39. Science and Partial Truth. [REVIEW]Joseph E. Earley - 2005 - Review of Metaphysics 59 (2):413-415.
  40. Collected Papers of Charles Sanders Peirce: Pragmatism and pragmaticism and Scientific metaphysics.Charles Sanders Peirce - 1960 - Cambridge: Belknap Press.
    Charles Sanders Peirce has been characterized as the greatest American philosophic genius. He is the creator of pragmatism and one of the founders of modern logic. James, Royce, Schroder, and Dewey have acknowledged their great indebtedness to him. A laboratory scientist, he made notable contributions to geodesy, astronomy, psychology, induction, probability, and scientific method. He introduced into modern philosophy the doctrine of scholastic realism, developed the concepts of chance, continuity, and objective law, and showed the philosophical significance of the theory (...)
    Remove from this list   Direct download  
     
    Export citation  
     
    Bookmark   521 citations  
  41. La nature de la vérité scientifique. [REVIEW]Agustín Arrieta - 1987 - Theoria: Revista de Teoría, Historia y Fundamentos de la Ciencia 2 (2-3):609-612.
  42. Connaissance Sensible et Approximation.Jules Vuillemin - 1991 - Annals of the Japan Association for Philosophy of Science 8 (1):1-16.
  43. The Objectivity of Nihilism.Gregor Schiemann - 2016 - Divinatio. Studia Culturologica 41 (Autumn-winter 2015):7-29.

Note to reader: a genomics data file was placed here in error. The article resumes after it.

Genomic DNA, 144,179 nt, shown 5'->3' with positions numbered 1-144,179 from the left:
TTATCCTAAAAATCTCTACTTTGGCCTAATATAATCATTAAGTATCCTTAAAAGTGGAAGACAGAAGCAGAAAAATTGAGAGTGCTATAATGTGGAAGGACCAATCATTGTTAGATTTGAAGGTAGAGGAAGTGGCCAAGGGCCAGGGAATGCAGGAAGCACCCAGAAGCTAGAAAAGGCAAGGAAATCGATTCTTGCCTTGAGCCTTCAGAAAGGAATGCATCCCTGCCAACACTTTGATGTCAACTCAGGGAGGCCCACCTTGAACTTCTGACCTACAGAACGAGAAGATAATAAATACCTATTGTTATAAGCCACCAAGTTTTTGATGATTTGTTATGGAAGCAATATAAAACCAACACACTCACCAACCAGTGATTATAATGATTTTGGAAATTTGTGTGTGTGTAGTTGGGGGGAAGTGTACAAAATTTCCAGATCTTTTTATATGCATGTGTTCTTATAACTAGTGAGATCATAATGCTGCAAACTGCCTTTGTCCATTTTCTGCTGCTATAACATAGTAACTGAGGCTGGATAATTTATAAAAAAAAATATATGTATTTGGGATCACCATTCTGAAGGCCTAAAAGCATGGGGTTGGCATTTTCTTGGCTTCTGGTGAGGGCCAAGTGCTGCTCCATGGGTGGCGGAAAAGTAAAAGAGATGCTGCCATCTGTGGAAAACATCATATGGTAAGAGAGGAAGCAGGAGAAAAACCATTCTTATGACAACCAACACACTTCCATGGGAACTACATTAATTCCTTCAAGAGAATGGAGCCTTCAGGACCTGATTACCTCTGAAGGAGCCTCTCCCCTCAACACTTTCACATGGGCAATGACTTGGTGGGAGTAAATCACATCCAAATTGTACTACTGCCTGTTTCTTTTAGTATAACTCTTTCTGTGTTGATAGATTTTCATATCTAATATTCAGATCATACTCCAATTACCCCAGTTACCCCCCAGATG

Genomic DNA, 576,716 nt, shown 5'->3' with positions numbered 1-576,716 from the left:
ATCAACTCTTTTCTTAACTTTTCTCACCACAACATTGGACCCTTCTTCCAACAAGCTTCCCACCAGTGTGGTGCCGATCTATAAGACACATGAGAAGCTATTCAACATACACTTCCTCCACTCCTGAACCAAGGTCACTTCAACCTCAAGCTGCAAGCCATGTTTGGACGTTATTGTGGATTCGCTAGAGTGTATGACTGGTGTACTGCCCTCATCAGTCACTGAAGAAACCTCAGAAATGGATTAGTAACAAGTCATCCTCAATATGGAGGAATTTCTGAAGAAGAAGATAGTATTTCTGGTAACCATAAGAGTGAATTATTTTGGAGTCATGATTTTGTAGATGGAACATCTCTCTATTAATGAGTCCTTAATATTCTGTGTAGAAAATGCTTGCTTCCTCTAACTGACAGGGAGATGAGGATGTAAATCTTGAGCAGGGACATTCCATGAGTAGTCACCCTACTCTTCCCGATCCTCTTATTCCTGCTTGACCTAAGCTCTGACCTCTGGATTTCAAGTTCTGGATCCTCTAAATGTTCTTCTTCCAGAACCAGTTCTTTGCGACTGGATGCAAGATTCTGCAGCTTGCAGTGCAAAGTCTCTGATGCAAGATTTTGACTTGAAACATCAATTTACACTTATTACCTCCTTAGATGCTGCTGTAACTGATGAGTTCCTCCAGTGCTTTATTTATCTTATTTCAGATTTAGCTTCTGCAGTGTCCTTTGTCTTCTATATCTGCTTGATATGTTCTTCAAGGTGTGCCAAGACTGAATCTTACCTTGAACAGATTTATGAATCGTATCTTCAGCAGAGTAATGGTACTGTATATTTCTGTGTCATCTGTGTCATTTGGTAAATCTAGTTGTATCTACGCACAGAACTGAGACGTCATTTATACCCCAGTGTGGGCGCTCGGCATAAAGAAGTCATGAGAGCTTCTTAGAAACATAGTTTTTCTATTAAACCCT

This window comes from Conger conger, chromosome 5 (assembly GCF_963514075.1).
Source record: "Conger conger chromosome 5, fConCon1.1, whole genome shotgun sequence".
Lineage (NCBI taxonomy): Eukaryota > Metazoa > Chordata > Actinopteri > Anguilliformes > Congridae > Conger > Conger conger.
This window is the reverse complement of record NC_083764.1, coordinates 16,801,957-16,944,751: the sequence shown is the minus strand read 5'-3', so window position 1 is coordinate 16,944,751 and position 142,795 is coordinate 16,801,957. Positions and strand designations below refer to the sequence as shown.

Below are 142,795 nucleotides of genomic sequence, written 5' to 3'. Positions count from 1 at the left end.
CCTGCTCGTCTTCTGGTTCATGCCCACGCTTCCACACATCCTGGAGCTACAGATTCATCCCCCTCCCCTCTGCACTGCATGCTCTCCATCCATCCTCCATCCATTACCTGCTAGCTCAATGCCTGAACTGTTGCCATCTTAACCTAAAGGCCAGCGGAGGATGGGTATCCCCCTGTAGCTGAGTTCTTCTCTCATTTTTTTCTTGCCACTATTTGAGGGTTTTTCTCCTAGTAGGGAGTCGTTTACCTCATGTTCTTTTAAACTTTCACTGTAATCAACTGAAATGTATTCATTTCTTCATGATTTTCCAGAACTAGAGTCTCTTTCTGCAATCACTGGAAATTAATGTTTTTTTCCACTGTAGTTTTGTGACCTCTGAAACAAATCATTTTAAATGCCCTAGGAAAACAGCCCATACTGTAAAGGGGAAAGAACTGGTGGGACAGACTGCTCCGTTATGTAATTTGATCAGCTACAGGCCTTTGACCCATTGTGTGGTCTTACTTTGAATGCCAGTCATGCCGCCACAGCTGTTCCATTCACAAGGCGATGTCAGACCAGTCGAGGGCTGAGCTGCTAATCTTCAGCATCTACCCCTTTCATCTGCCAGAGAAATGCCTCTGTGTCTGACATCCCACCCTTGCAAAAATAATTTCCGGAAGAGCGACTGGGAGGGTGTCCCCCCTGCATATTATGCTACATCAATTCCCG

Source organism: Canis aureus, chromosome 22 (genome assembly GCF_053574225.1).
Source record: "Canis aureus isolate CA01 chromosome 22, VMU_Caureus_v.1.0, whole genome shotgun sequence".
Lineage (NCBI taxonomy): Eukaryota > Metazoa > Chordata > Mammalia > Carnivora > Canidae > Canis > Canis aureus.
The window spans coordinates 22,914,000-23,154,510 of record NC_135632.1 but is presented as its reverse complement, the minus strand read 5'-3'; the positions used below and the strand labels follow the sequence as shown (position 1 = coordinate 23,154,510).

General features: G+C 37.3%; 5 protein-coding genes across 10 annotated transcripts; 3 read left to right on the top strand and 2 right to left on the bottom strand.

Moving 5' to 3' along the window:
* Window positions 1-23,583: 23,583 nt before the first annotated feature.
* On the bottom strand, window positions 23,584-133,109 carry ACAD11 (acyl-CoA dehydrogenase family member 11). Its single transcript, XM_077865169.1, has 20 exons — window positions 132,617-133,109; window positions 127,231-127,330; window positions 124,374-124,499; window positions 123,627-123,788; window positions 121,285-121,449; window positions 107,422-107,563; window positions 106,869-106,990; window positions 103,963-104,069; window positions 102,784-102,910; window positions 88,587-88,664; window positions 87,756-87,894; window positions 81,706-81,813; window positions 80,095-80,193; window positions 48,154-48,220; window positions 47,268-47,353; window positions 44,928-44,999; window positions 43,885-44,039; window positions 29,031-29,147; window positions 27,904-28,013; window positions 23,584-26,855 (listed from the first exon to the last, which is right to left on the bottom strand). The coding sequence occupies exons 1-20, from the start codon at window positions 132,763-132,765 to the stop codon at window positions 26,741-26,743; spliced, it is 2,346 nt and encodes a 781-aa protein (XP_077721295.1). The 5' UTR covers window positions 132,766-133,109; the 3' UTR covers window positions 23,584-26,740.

The discourse on nihilism in the German-speaking world continues to take its orientation primarily from Friedrich Nietzsche’s understanding of nihilism as a historical movement of the decline of values. This means that the aspects of nihilism that are not tied to specific epochs and cultures are not accorded due importance (I). In order to make a reappraisal of nihilism that does justice to these objective contents, I will present a classification of types of nihilism and of arguments that support it. (...)
    Remove from this list   Direct download  
     
    Export citation  
     
    Bookmark  
  44. Empirical progress and nomic truth approximation revisited.Theo A. F. Kuipers - 2012 - Studies in History and Philosophy of Science Part A 46:64-72.
    Remove from this list   Direct download  
     
    Export citation  
     
    Bookmark   9 citations  
  45. Empirical Progress and Truth Approximation by the ‘Hypothetico-Probabilistic Method’.Theo A. F. Kuipers - 2009 - Erkenntnis 70 (3):313-330.
    Three related intuitions are explicated in this paper. The first is the idea that there must be some kind of probabilistic version of the HD-method, a 'Hypothetico-Probabilistic method', in terms of something like probabilistic consequences, instead of deductive consequences. According to the second intuition, the comparative application of this method should also be functional for some probabilistic kind of empirical progress, and according to the third intuition this should be functional for something like probabilistic truth approximation. In all three cases, (...)
    Remove from this list   Direct download (2 more)  
     
    Export citation  
     
    Bookmark   4 citations  
  46. Beauty, A Road To The Truth.Theo A. F. Kuipers - 2002 - Synthese 131 (3):291-328.
    In this article I give a naturalistic-cum-formal analysis of therelation between beauty, empirical success, and truth. The analysis is based on the onehand on a hypothetical variant of the so-called `mere-exposure effect' which has been more orless established in experimental psychology regarding exposure-affect relationshipsin general and aesthetic appreciation in particular (Zajonc 1968; Temme 1983; Bornstein 1989;Ye 2000). On the other hand it is based on the formal theory of truthlikeness andtruth approximation as presented in my From Instrumentalism to Constructive Realism (...)
    Remove from this list   Direct download  
     
    Export citation  
     
    Bookmark   23 citations  
1 — 50 / 504